Emblica officinalis Gaertn.
Mirobalanus embilica Burm.
Family: Euphorbiaceae - Spurge family
Growth Habit: Tree
Bangla/Vernacular Name: Amloki, Amla, Aila (Sylhet), Amoloi (Noakhali).
Tribal Name: Pyandhum (Marma), Omloki (Tripura), Ambari (Garo), Amloti (Chakma), Soi sha (Marma), Sowan Lu (Bawm), Khulu (Murong).
English Name: Emblic myrobalan, Indian gooseberry.
A medium size tree. Branches billous. Leaves simple, linear-oblong. Flowers greenish-yellow, in axillary clusters. Berries globose. Frequent in hilly area.
Fruit is a rich natural source of vitamin C. It also contains tannins and colloidal substances, phyllembic acid, lipids, gallic acid, ellagic acid, trigalloylglucose, terchebin, corilagin and emblicol. Phyllembin and mucic acid have been isolated from the fruit pulp. Seeds contain fixed oil, phosphatides, tannins and essential oil. Bark, fruits and leaves are rich in tannin. They also contain lupeol, ß-sitosterol and ellagic acid. Bark also contains leucodelphinidin. Seed oil also contains linoleic acid (64.8%), closely resembled linseed oil (Ghani, 2003, Rastogi and Mehrotra, 1990 & 93).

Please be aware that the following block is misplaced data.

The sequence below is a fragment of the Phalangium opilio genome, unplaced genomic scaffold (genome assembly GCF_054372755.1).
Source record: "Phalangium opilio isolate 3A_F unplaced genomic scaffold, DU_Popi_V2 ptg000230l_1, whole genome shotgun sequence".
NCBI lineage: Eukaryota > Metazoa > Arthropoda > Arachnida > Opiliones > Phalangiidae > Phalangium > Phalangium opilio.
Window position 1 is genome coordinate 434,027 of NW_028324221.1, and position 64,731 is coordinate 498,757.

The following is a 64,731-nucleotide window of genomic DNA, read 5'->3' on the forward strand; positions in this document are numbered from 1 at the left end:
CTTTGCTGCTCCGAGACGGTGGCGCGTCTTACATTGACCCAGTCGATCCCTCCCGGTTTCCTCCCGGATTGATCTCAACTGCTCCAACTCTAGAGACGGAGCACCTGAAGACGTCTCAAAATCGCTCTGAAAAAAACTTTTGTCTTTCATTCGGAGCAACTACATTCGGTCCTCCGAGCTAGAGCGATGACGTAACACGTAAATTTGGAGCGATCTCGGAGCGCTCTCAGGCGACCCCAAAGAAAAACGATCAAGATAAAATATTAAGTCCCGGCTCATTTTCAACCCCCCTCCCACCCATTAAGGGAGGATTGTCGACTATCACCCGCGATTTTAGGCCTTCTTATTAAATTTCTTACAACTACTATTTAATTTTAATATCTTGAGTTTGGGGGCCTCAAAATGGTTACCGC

Powder prepared from dried lily (Nymphaea nouchali) flower and dried gooseberry (Phyllanthus emblica) mixed with honey and taken after lunch and dinner for the treatment of abdominal gas, fruit is taken against abersion during fever. (Marma).
Paste prepared from these fruits mixed with water and the mixture taken one cupful twice daily until cured to treat urinary tract infection(UTI) and hysteria (Tripura).
Occurs in the dry forests of Chittagong, Chittagong Hill Tracts, Cox's Bazar, Sylhet, Dhaka-Tangail (Sal forest) and Dinajpur; also cultivated elsewhere.
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